Objective: Patients die of prostate cancer (CaP) because predictably after a period of response to androgen withdrawal, their CaP becomes castrate resistant. In this paper, we discuss the role that microRNAs (miRNAs) may play in this process.
Methods: miRNAs are a group of endogenous, small non-coding RNA molecules that are thought to be responsible for the regulation of up to 30% of gene expression. The miRNA expression profile between androgen responsive and castrate resistant CaP cell lines is compared. Functional studies were carried out to identify the importance of the miRNA targets in controlling this process.
Results: There were 17 differentially expressed miRNAs found, 10 up-regulated and 7 down-regulated. Among these, miRNA-125b was found to have the ability of rendering LNCaP cells resistant to androgen withdrawal. It was found to be androgen regulated and one of its targets, BAK1, was identified as being involved in how these CaP cells undergo apoptosis functionally.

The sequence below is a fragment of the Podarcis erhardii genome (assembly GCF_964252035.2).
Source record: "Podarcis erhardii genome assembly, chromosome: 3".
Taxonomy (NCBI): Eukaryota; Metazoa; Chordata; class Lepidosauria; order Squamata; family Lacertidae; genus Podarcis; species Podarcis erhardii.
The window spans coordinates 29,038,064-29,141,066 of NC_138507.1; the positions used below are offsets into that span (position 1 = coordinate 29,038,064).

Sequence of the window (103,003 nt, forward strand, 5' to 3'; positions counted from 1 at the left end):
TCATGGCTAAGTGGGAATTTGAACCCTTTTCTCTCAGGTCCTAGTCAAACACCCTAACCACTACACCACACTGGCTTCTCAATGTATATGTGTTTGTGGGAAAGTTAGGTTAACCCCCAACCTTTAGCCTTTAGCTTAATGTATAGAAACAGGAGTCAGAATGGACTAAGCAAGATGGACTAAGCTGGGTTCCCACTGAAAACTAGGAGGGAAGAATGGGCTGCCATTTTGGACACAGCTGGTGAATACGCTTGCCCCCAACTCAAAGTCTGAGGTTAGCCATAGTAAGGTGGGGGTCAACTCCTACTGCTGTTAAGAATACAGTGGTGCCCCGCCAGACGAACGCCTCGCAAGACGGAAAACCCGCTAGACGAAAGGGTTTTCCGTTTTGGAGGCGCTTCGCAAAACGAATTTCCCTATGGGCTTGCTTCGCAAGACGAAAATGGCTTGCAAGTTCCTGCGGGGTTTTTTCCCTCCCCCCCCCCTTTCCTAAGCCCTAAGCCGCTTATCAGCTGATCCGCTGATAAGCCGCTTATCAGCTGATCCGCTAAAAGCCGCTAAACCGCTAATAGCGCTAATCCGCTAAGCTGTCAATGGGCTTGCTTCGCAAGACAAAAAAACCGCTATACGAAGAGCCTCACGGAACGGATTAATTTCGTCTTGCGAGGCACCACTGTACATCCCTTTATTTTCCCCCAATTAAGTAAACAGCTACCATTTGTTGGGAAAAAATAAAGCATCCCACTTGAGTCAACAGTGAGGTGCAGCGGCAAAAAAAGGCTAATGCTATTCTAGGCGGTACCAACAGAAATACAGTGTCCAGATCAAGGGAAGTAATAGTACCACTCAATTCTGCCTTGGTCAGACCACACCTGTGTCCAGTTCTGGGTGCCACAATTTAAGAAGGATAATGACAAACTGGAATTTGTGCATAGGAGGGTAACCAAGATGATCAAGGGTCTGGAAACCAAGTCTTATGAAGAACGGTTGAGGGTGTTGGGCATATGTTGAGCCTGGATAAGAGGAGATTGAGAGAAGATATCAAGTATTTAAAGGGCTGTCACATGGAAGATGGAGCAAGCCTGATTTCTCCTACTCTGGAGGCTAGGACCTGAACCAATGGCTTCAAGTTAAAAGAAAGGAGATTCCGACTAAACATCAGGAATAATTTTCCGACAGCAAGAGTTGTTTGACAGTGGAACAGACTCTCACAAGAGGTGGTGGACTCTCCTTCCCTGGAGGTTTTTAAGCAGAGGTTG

Conclusion: miRNA-125b, at least in the CaP cell lines tested, is involved in the development of castrate resistance. While clearly this miRNA is only part of the answer, miRNAs may lead us in a new direction in trying to solve the central problem in CaP.